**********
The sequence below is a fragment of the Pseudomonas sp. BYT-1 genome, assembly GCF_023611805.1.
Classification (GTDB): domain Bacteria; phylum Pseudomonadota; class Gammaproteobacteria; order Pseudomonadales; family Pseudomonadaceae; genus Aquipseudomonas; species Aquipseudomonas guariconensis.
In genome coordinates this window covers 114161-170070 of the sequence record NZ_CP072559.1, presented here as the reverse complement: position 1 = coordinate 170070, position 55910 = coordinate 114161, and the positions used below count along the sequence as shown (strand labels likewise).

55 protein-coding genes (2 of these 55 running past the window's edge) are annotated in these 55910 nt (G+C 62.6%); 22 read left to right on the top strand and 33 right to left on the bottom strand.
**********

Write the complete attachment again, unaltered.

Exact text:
The sequence below is a fragment of the Pseudomonas sp. BYT-1 genome, assembly GCF_023611805.1.
Classification (GTDB): domain Bacteria; phylum Pseudomonadota; class Gammaproteobacteria; order Pseudomonadales; family Pseudomonadaceae; genus Aquipseudomonas; species Aquipseudomonas guariconensis.
In genome coordinates this window covers 114161-170070 of the sequence record NZ_CP072559.1, presented here as the reverse complement: position 1 = coordinate 170070, position 55910 = coordinate 114161, and the positions used below count along the sequence as shown (strand labels likewise).

55 protein-coding genes (2 of these 55 running past the window's edge) are annotated in these 55910 nt (G+C 62.6%); 22 read left to right on the top strand and 33 right to left on the bottom strand.